Find Your Place in History

Author: Alecia Pirulis

Winchester House

Having a great place to take visitors is only one reason to live near a historic site or in a historic district – living near a place that draws tourists helps keep the local economy strong, it helps keep property values stable, and — let’s face it – you get bragging rights and very cool postcards.

Not all historic sites are drafty old mansions or historic villages. In fact, some can be downright bizarre. Lucy, for example, is a 75-foot-long elephant built of wood and tin. It was constructed in 1881 on the Margate waterfront in Margate, New Jersey.

Pittsfield, Massachusetts contains Arrowhead, the home of Herman Melville – author of Moby Dick. The House is now a museum and a National Historic Site.

Speaking of Massachusetts, the entire state is practically a historic district. There are over 80 historic districts in Essex County alone. In this history-rich area you can choose from Salem, East End Historic District, and Academy Hill Historic District, just to name a few.

Washington, D.C., of course, must be mentioned. Living here puts you near the Library of Congress, the Smithsonian, Constitution Hall, the Georgetown Historic District, the Lafayette Square Historic District, and about 30 other historic districts.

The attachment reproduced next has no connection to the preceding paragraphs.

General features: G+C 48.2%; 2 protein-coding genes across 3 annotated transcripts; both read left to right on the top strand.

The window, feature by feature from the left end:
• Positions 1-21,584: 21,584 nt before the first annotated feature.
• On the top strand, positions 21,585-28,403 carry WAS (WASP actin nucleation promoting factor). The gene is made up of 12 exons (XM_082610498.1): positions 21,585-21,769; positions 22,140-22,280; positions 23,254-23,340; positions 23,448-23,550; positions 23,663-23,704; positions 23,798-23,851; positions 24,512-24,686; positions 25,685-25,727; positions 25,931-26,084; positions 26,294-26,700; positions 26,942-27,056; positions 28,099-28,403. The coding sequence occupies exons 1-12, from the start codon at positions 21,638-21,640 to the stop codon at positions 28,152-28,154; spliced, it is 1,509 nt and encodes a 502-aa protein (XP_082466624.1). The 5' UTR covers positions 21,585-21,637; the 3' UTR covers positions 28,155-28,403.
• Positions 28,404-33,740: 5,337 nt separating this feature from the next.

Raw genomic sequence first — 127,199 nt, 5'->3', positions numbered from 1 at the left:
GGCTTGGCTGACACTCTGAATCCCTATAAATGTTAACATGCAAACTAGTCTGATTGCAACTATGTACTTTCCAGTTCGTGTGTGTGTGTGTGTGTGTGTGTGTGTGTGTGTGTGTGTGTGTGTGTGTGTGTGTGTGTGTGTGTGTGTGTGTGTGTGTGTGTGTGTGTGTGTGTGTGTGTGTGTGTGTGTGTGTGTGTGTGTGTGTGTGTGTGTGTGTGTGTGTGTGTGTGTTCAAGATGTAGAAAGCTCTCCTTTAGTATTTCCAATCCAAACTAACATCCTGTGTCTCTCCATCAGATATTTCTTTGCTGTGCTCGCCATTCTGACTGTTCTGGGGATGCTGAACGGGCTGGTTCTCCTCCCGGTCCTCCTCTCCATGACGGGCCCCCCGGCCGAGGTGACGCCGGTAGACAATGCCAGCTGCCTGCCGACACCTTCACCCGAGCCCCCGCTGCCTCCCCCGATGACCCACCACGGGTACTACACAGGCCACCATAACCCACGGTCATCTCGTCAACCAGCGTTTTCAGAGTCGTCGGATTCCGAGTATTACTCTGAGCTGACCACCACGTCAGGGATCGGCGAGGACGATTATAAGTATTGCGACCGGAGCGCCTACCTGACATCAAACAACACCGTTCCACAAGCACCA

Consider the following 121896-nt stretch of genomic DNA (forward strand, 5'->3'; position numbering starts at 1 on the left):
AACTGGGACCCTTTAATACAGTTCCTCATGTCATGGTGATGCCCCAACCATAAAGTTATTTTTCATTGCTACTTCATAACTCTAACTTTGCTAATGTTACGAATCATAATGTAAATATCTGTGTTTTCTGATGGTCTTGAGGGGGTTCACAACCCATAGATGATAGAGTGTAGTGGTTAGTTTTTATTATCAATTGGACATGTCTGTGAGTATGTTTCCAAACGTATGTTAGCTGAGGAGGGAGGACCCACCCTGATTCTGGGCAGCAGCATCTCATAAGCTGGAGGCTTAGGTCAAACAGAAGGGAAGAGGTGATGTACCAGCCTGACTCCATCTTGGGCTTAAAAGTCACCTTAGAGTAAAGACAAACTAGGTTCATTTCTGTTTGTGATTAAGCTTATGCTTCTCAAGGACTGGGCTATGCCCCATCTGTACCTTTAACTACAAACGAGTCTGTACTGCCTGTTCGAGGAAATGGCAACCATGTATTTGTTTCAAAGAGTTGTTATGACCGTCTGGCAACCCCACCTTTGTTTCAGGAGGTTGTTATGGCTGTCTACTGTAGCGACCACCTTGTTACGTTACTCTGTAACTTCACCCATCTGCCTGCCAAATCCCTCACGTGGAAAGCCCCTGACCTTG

If you are looking for something a little more “out there,” try Thermopolis, Wyoming! Never heard of this historic district? Founded in 1897, this interesting little town contains Hot Springs State Park, home of the world’s largest mineral hot spring. This place has it all, from a 9-hole golf course to fishing to wildlife – including buffalo, antelope, big horn sheep, and elk.

Maybe you prefer the slightly odd. Some very unusual places find their way into history, such as the Monument to a Left Leg. This monument is located in Saratoga Battlefield Park in Saratoga, New York. This marble boot is dedicated to a “military hero” – but the hero’s name isn’t specified. Why? Because he’s the most notorious villain in American History – Benedict Arnold. The monument was ordered by General John Watts de Peyster when Arnold was living in exile in England. Benedict Arnold was wounded in the left leg during the famous battle.

Mystery, ghosts, and legends always make a place more interesting. Winchester Mystery House in San Jose, California was built (and rebuilt, and rebuilt) by Sarah Winchester, wife of the rifle maker William W. Winchester. The mansion contains 160 very strange rooms with stairs that lead to nowhere and the number “13” used in some peculiar ways. Legend has it that Sarah Winchester was trying to appease ghosts. Now there’s a place to take friends and family!

Speaking of ghosts, how about an entire ghost town? Bodie State Historic Park is one of the best ghost towns in California, seven miles south of Bridgeport. The buildings in this town are exactly as they were when abandoned, down to bottles left on shelves.

It doesn’t matter if you like the strange and bizarre or the classically beautiful – you can find your place in history. Every state has historic monuments or districts – find one near you and enjoy!